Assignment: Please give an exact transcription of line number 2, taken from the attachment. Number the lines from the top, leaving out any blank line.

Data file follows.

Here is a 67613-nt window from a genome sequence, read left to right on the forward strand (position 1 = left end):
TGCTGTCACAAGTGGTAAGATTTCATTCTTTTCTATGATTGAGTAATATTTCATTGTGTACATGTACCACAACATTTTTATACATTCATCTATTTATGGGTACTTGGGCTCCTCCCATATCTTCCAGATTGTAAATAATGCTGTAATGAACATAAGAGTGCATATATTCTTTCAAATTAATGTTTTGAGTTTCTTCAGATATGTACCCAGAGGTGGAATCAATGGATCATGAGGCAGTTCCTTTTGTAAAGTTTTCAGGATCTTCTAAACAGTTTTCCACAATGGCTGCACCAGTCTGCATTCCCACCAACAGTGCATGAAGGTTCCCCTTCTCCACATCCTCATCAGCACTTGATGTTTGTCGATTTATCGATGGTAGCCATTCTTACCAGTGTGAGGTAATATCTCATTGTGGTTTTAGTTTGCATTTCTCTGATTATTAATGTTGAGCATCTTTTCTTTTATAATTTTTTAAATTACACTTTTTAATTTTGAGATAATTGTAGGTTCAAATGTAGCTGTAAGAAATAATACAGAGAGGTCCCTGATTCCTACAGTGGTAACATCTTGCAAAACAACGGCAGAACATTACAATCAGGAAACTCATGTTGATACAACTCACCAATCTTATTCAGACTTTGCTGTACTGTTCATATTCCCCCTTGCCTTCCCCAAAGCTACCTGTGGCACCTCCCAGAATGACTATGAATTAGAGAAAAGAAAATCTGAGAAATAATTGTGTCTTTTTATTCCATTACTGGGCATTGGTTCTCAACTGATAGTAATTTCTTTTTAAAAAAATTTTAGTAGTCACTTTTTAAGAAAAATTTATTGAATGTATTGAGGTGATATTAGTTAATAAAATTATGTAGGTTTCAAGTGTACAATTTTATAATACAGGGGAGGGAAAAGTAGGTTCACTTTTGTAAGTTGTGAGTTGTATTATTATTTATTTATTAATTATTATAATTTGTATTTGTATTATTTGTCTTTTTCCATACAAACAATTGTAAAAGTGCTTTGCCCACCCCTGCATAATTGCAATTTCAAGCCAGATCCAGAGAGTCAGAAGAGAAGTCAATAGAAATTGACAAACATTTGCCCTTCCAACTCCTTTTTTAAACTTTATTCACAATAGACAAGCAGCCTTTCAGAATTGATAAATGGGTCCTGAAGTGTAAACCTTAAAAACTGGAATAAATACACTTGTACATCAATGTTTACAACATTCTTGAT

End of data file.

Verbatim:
TGCTGTCACAAGTGGTAAGATTTCATTCTTTTCTATGATTGAGTAATATTTCATTGTGTACATGTACCACAACATTTTTATACATTCATCTATTTATGGGTACTTGGGCTCCTCCCATATCTTCCAGATTGTAAATAATGCTGTAATGAACATAAGAGTGCATATATTCTTTCAAATTAATGTTTTGAGTTTCTTCAGATATGTACCCAGAGGTGGAATCAATGGATCATGAGGCAGTTCCTTTTGTAAAGTTTTCAGGATCTTCTAAACAGTTTTCCACAATGGCTGCACCAGTCTGCATTCCCACCAACAGTGCATGAAGGTTCCCCTTCTCCACATCCTCATCAGCACTTGATGTTTGTCGATTTATCGATGGTAGCCATTCTTACCAGTGTGAGGTAATATCTCATTGTGGTTTTAGTTTGCATTTCTCTGATTATTAATGTTGAGCATCTTTTCTTTTATAATTTTTTAAATTACACTTTTTAATTTTGAGATAATTGTAGGTTCAAATGTAGCTGTAAGAAATAATACAGAGAGGTCCCTGATTCCTACAGTGGTAACATCTTGCAAAACAACGGCAGAACATTACAATCAGGAAACTCATGTTGATACAACTCACCAATCTTATTCAGACTTTGCTGTACTGTTCATATTCCCCCTTGCCTTCCCCAAAGCTACCTGTGGCACCTCCCAGAATGACTATGAATTAGAGAAAAGAAAATCTGAGAAATAATTGTGTCTTTTTATTCCATTACTGGGCATTGGTTCTCAACTGATAGTAATTTCTTTTTAAAAAAATTTTAGTAGTCACTTTTTAAGAAAAATTTATTGAATGTATTGAGGTGATATTAGTTAATAAAATTATGTAGGTTTCAAGTGTACAATTTTATAATACAGGGGAGGGAAAAGTAGGTTCACTTTTGTAAGTTGTGAGTTGTATTATTATTTATTTATTAATTATTATAATTTGTATTTGTATTATTTGTCTTTTTCCATACAAACAATTGTAAAAGTGCTTTGCCCACCCCTGCATAATTGCAATTTCAAGCCAGATCCAGAGAGTCAGAAGAGAAGTCAATAGAAATTGACAAACATTTGCCCTTCCAACTCCTTTTTTAAACTTTATTCACAATAGACAAGCAGCCTTTCAGAATTGATAAATGGGTCCTGAAGTGTAAACCTTAAAAACTGGAATAAATACACTTGTACATCAATGTTTACAACATTCTTGAT